Sewing robots are no longer a thing of the future. Companies are already using them. In the complicated job of sewing, human approach has taken a backseat to the programmed machines which tackle sewing situations in a variety of ways. Sewbo and Electroloom are among the organizations which look for more productivity and less liability. According to Steve Dickerson, the founder of SoftWear Automation, the distortion of fabrics is no longer an issue.
Sep 14, 2016 11:25 AM EDT
A Baxter robot of Rethink Robotics picks up a business card as it performs during a display at the World Economic Forum (WEF), in China’s port city Dalian, Liaoning province, China, September 9, 2015. REUTERS/Jason Lee (Photo : Reuters)
A company named Sewbo has already developed a robot that will sew clothes and garments. The advocacy of this technology-driven organization is to replace people with moving mechanical devices that imitate human beings called automaton.
This type of robots will be placed on assembly lines where they will sew shirts by stiffening the fabric.
The initial approach is to make the fabric to be more like a piece of cardboard. Then the robot’s sewing arm will pick up the pre-cut pieces using the suction and puts them into a sewing machine. After the procedure is completed, the robot will drop the shirts into a hot water in order to remove the non-toxic polymer stiffener.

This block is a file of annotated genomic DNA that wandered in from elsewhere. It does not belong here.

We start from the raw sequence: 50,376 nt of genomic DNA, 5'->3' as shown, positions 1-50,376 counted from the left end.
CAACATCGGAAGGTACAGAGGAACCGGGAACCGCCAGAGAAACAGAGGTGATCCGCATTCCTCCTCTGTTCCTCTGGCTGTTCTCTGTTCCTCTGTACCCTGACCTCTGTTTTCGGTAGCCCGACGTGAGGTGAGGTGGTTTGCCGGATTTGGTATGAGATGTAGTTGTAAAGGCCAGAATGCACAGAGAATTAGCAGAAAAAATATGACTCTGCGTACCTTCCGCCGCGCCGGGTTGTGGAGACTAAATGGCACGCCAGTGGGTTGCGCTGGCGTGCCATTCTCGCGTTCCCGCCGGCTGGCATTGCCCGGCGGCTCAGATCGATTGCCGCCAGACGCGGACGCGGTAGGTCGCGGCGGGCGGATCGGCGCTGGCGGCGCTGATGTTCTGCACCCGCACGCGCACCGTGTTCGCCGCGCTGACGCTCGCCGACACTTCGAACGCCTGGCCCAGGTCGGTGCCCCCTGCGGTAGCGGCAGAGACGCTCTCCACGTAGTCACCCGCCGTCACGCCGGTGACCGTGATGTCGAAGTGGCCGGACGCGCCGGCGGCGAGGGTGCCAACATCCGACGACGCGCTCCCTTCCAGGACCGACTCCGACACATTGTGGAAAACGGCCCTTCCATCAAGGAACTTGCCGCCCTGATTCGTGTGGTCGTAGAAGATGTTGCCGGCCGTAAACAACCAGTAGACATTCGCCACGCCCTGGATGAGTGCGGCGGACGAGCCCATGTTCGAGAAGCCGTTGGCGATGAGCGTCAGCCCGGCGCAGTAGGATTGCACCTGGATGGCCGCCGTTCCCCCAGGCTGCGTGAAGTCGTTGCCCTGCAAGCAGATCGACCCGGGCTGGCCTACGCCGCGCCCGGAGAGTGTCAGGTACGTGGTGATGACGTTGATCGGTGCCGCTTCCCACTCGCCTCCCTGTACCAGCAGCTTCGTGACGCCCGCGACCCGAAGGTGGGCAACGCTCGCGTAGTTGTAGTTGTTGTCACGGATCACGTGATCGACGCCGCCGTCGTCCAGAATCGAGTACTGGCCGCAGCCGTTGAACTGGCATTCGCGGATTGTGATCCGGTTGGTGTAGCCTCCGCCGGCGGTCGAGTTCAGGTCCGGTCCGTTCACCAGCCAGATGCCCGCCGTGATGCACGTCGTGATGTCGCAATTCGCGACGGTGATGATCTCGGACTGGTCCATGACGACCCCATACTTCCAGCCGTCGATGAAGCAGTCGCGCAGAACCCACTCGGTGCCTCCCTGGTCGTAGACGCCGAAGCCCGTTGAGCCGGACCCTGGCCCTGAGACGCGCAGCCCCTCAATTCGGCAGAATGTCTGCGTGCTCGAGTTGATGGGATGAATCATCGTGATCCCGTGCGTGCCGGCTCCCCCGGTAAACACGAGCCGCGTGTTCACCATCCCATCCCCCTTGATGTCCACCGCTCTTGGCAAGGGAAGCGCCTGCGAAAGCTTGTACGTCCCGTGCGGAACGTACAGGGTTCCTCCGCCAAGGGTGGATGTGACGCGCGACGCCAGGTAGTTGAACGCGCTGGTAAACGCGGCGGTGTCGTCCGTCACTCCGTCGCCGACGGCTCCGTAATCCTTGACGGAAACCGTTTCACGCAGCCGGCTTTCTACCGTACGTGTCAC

With all the expectations and the possibilities that a sewing robot can do, the programmed machine has its limitations. Sewbo pointed out that their robots cannot handle soft materials with expertise like a human hand can do. The company is not actually a pioneer in the field of sewing robots.
Electroloom has long wanted to 3D print garments. Since automatons may cause a lot of money during its manufacturing process, it is difficult to regain the expenses within a reasonable period of time. However, there are already companies looking to utilize robots full-time.
Adidas has revealed its SpeedFactory in Southern Germany which will be producing shoes next year. Another plant is being eyed in the United States. The company wanted to increase flexibility while reducing inventories by bringing production closer t to the market.
The Spain-based Jeanologia has been using a computer-generated system where lasers can substitute for working individuals in making jeans. The dye used vanishes in a poof of blue smoke during the process. The robots here are already sewing bath towels, drapery pleats and yoga pants.
Steve Dickerson, founder of a textile equipment manufacturer named SoftWear Automation based in Atlanta, has said that the distortion of fabric is no longer an issue. The company is now developing machines which handle problems involved in automated sewing in a number of ways.
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